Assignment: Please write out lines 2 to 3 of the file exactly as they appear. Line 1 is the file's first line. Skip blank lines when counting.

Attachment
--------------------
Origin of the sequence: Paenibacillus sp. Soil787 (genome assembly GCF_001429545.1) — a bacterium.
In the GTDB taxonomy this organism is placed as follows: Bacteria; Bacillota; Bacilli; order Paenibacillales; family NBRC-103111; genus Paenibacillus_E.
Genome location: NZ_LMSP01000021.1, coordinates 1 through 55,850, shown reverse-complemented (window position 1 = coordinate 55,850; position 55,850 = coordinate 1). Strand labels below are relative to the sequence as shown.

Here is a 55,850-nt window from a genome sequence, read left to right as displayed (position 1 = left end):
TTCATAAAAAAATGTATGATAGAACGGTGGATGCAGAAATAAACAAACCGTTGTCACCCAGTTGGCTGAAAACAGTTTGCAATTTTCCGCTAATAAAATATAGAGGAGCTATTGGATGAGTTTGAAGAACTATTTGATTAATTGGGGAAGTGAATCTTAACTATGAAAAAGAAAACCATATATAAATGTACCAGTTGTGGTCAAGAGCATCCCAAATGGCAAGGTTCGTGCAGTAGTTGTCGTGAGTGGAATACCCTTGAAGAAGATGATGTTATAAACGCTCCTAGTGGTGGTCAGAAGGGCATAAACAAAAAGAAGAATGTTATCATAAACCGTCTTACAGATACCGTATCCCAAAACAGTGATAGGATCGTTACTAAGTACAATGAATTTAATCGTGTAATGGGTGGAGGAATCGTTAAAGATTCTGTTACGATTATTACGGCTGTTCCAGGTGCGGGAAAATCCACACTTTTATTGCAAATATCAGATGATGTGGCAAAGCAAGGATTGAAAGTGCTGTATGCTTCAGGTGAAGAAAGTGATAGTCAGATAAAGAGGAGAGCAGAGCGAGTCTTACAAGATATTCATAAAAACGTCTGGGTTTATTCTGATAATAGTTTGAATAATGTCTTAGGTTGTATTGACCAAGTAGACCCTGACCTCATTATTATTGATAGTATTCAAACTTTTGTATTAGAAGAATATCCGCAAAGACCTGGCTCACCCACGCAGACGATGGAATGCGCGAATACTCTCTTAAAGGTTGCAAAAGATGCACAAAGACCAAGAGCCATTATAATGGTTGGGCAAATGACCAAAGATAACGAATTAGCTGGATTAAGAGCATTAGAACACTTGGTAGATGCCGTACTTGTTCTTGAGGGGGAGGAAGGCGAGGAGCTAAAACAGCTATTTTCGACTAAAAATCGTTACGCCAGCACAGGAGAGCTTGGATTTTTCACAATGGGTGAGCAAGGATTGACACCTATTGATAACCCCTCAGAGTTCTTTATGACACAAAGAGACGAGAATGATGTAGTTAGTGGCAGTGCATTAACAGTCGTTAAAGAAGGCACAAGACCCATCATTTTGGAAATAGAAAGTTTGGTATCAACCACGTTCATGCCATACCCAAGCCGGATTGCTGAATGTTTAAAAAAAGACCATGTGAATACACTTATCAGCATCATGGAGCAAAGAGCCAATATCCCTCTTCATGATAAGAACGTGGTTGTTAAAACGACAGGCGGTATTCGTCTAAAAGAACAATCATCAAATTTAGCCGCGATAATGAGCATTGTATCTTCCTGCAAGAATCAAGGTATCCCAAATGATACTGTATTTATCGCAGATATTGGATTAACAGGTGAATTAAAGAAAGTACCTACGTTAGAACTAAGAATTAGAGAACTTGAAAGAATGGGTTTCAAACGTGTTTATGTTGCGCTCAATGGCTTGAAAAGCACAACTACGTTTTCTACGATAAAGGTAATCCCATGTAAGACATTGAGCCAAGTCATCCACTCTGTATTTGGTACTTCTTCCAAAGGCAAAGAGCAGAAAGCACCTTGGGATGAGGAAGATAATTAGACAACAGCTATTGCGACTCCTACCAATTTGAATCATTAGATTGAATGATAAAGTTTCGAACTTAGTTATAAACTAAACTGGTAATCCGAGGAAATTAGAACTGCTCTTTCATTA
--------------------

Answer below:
In the GTDB taxonomy this organism is placed as follows: Bacteria; Bacillota; Bacilli; order Paenibacillales; family NBRC-103111; genus Paenibacillus_E.
Genome location: NZ_LMSP01000021.1, coordinates 1 through 55,850, shown reverse-complemented (window position 1 = coordinate 55,850; position 55,850 = coordinate 1). Strand labels below are relative to the sequence as shown.